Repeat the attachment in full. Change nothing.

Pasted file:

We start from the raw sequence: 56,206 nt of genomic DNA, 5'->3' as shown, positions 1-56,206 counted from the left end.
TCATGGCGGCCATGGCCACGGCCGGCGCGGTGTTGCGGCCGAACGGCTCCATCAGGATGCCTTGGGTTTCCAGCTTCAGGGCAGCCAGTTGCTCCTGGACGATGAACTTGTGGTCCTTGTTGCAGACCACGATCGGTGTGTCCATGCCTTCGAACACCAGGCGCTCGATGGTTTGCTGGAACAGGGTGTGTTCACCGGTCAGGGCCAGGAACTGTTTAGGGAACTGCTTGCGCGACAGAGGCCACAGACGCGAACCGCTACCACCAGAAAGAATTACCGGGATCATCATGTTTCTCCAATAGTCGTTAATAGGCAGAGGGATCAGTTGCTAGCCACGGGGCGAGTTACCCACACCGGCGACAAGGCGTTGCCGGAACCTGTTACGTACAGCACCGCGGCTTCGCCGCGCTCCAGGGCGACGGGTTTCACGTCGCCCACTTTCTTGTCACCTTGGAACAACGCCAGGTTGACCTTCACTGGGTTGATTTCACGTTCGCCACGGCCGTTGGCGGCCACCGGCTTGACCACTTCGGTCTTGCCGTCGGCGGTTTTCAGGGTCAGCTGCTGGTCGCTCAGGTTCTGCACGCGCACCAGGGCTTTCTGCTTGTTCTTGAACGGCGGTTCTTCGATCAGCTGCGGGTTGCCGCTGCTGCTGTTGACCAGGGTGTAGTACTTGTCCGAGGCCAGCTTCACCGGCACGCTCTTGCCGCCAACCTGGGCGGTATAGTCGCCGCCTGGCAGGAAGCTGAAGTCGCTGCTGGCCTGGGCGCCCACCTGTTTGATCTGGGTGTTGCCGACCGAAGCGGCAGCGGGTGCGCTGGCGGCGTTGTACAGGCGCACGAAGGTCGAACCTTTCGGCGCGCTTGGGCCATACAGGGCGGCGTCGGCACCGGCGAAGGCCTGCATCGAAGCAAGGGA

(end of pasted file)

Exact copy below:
We start from the raw sequence: 56,206 nt of genomic DNA, 5'->3' as shown, positions 1-56,206 counted from the left end.
TCATGGCGGCCATGGCCACGGCCGGCGCGGTGTTGCGGCCGAACGGCTCCATCAGGATGCCTTGGGTTTCCAGCTTCAGGGCAGCCAGTTGCTCCTGGACGATGAACTTGTGGTCCTTGTTGCAGACCACGATCGGTGTGTCCATGCCTTCGAACACCAGGCGCTCGATGGTTTGCTGGAACAGGGTGTGTTCACCGGTCAGGGCCAGGAACTGTTTAGGGAACTGCTTGCGCGACAGAGGCCACAGACGCGAACCGCTACCACCAGAAAGAATTACCGGGATCATCATGTTTCTCCAATAGTCGTTAATAGGCAGAGGGATCAGTTGCTAGCCACGGGGCGAGTTACCCACACCGGCGACAAGGCGTTGCCGGAACCTGTTACGTACAGCACCGCGGCTTCGCCGCGCTCCAGGGCGACGGGTTTCACGTCGCCCACTTTCTTGTCACCTTGGAACAACGCCAGGTTGACCTTCACTGGGTTGATTTCACGTTCGCCACGGCCGTTGGCGGCCACCGGCTTGACCACTTCGGTCTTGCCGTCGGCGGTTTTCAGGGTCAGCTGCTGGTCGCTCAGGTTCTGCACGCGCACCAGGGCTTTCTGCTTGTTCTTGAACGGCGGTTCTTCGATCAGCTGCGGGTTGCCGCTGCTGCTGTTGACCAGGGTGTAGTACTTGTCCGAGGCCAGCTTCACCGGCACGCTCTTGCCGCCAACCTGGGCGGTATAGTCGCCGCCTGGCAGGAAGCTGAAGTCGCTGCTGGCCTGGGCGCCCACCTGTTTGATCTGGGTGTTGCCGACCGAAGCGGCAGCGGGTGCGCTGGCGGCGTTGTACAGGCGCACGAAGGTCGAACCTTTCGGCGCGCTTGGGCCATACAGGGCGGCGTCGGCACCGGCGAAGGCCTGCATCGAAGCAAGGGA